Vol. XXII, No. 36 [ BusinessWorld Online ]
Monday, September 15, 2008 | MANILA, PHILIPPINES
THE SUBIC BAY Metropolitan Authority (SBMA) opposes the proposed exemption from wharfage fee in a bill pending in the House of Representatives that seeks to covert Bataan’s Port of Mariveles into a special economic zone and freeport, making it a direct competitor of Subic.
The measure, House Bill No. 1425, was authored by Bataan Rep. (2nd district) Albert S. Garcia.
Ruel John Kabigting, officer-in-charge of SBMA’s business and investment group, said exempting the Port of Mariveles from wharfage dues would lead shipping firms and businesses to prefer that port rather than Subic Freeport, and, consequently, would "seriously affect and prejudice its [SBMA’s] capability to pay" its ¥16.45-billion ($149.545-million, or P5.875-billion) loan from the Japan Bank for International Cooperation (JBIC).
"If we activate this provision of exemption from wharfage fees in the Port of Mariveles, we [Subic] will lose our revenues [due to lost business]. We will have difficult time paying this loan. We are not exempt from wharfage dues. We are collecting them from port users. This is our only objection to this bill," Mr. Kabigting said in a hearing last week.
The JBIC loan was used to build the new 600,000 20-feet equivalent units (TEU) container terminal. Listed International Container Terminal Services, Inc. (ICTSI) is operating the first berth. SBMA will start paying its loans in 2010.
"Right now, we are already marketing this port and having difficulty convincing shippers and manufacturers to use the Port of Subic. We are [working] double time so we can meet our obligation to JBIC," Mr. Kabigting said.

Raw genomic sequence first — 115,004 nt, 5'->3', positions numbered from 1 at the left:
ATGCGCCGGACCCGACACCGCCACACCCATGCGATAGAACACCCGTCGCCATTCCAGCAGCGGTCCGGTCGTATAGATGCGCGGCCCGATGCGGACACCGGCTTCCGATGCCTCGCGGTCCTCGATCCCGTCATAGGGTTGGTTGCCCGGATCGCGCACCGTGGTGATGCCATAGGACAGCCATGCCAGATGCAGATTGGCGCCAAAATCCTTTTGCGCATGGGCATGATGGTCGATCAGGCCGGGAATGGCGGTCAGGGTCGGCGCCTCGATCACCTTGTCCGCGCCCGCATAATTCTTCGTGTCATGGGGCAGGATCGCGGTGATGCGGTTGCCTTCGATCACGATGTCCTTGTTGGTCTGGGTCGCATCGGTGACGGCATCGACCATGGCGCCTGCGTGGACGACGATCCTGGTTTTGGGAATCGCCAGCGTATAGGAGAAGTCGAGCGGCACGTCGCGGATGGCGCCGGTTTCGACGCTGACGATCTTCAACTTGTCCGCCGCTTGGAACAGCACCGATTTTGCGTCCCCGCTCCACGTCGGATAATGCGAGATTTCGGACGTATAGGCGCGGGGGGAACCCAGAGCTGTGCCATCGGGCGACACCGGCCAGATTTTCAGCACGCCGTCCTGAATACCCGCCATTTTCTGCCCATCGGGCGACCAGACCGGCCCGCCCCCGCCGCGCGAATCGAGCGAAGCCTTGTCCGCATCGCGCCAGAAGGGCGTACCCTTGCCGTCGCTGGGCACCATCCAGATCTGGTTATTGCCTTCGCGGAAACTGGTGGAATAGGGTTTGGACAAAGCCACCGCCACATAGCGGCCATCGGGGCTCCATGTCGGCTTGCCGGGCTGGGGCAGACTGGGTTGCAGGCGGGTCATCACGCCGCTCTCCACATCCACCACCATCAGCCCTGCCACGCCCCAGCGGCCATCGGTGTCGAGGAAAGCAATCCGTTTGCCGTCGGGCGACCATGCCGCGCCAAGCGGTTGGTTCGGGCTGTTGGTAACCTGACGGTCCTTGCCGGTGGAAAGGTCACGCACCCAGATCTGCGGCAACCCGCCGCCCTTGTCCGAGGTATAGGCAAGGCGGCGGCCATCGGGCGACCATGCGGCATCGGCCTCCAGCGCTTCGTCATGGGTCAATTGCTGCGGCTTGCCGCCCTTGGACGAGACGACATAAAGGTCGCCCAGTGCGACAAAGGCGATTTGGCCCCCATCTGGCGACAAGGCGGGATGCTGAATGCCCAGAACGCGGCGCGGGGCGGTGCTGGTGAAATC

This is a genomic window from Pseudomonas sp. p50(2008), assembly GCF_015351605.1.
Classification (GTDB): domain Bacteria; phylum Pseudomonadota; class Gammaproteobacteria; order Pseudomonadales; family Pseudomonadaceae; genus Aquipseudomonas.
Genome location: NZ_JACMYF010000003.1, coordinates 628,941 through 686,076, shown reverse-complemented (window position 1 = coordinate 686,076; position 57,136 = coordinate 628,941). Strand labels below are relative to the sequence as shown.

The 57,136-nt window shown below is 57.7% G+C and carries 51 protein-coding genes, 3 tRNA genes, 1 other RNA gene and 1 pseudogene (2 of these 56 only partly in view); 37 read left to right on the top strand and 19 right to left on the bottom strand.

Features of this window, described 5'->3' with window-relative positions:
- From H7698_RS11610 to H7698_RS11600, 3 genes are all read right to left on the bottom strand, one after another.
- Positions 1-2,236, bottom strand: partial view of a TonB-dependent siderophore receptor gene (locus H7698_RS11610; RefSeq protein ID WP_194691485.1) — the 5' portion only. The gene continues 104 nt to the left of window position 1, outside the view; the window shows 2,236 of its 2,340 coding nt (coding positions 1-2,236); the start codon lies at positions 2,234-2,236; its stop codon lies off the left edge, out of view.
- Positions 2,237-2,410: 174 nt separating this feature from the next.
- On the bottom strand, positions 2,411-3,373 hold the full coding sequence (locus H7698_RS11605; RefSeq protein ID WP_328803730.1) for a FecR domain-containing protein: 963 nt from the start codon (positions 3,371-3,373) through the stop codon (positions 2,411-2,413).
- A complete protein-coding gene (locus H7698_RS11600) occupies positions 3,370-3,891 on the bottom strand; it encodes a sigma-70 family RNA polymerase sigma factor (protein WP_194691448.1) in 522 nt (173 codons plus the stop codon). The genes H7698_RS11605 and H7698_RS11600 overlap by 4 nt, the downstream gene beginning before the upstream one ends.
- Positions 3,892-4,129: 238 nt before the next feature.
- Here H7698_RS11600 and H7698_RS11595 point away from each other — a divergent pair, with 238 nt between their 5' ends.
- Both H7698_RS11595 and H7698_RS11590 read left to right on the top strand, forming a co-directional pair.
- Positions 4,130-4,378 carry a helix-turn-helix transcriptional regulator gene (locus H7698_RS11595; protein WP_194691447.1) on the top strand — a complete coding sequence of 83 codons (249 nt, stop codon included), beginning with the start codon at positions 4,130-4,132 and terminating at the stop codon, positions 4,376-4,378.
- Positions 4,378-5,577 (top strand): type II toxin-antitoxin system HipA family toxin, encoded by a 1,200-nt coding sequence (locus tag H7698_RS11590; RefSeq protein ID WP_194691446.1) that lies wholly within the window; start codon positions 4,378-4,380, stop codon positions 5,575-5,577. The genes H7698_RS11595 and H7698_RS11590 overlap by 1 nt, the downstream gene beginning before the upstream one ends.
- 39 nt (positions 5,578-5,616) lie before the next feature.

"This is one of our sources of revenues. We are essentially a harbor. Our target is to be a maritime hub in the Southeast Asian region."
Mr. Garcia said the Bataan port has been operating since 1969, but its development has been stalled since 1986.
"It was placed in the backburner. That is when all these new freeports and economic zones emergedIt will be more disadvantageous for Bataan if we create something less than a freeport. With proximity to SBMA, investors will have to compare incentives and other attractions to these free ports. All the more we have to level the playing field and give these incentives to the Bataan economic zone," he added.
Noting the long impasse in the development of the Port of Mariveles, Philippine Economic Zone Authority (PEZA) deputy director general Mary Harriet O. Abordo said in the same hearing that "the creation of the Bataan economic zone was not PEZA’s choice. If it were my choice, as an ordinary citizen, I would not have probably put an economic zone or a freeport in that area unless the government was already committed to fund itThere was no infrastructure to speak of in that place to begin with." — R. A. M. Rubio